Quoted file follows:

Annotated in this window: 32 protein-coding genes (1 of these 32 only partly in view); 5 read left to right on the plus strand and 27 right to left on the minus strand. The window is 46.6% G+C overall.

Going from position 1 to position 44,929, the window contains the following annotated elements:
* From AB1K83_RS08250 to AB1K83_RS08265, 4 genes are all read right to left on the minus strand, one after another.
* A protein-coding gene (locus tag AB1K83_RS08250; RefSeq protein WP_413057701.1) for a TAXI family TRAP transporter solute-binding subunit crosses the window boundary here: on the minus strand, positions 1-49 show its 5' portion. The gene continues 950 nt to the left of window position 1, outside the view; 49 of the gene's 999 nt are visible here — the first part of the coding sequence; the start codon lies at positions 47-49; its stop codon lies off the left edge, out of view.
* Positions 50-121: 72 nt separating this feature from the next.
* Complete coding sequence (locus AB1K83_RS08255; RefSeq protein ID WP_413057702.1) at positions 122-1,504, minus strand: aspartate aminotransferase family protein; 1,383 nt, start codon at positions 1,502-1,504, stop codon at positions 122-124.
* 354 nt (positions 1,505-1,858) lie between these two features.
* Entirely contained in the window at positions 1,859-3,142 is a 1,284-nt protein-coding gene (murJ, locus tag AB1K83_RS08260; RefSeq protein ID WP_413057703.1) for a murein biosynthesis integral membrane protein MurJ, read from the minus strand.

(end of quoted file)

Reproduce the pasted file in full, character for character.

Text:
Annotated in this window: 32 protein-coding genes (1 of these 32 only partly in view); 5 read left to right on the plus strand and 27 right to left on the minus strand. The window is 46.6% G+C overall.

Going from position 1 to position 44,929, the window contains the following annotated elements:
* From AB1K83_RS08250 to AB1K83_RS08265, 4 genes are all read right to left on the minus strand, one after another.
* A protein-coding gene (locus tag AB1K83_RS08250; RefSeq protein WP_413057701.1) for a TAXI family TRAP transporter solute-binding subunit crosses the window boundary here: on the minus strand, positions 1-49 show its 5' portion. The gene continues 950 nt to the left of window position 1, outside the view; 49 of the gene's 999 nt are visible here — the first part of the coding sequence; the start codon lies at positions 47-49; its stop codon lies off the left edge, out of view.
* Positions 50-121: 72 nt separating this feature from the next.
* Complete coding sequence (locus AB1K83_RS08255; RefSeq protein ID WP_413057702.1) at positions 122-1,504, minus strand: aspartate aminotransferase family protein; 1,383 nt, start codon at positions 1,502-1,504, stop codon at positions 122-124.
* 354 nt (positions 1,505-1,858) lie between these two features.
* Entirely contained in the window at positions 1,859-3,142 is a 1,284-nt protein-coding gene (murJ, locus tag AB1K83_RS08260; RefSeq protein ID WP_413057703.1) for a murein biosynthesis integral membrane protein MurJ, read from the minus strand.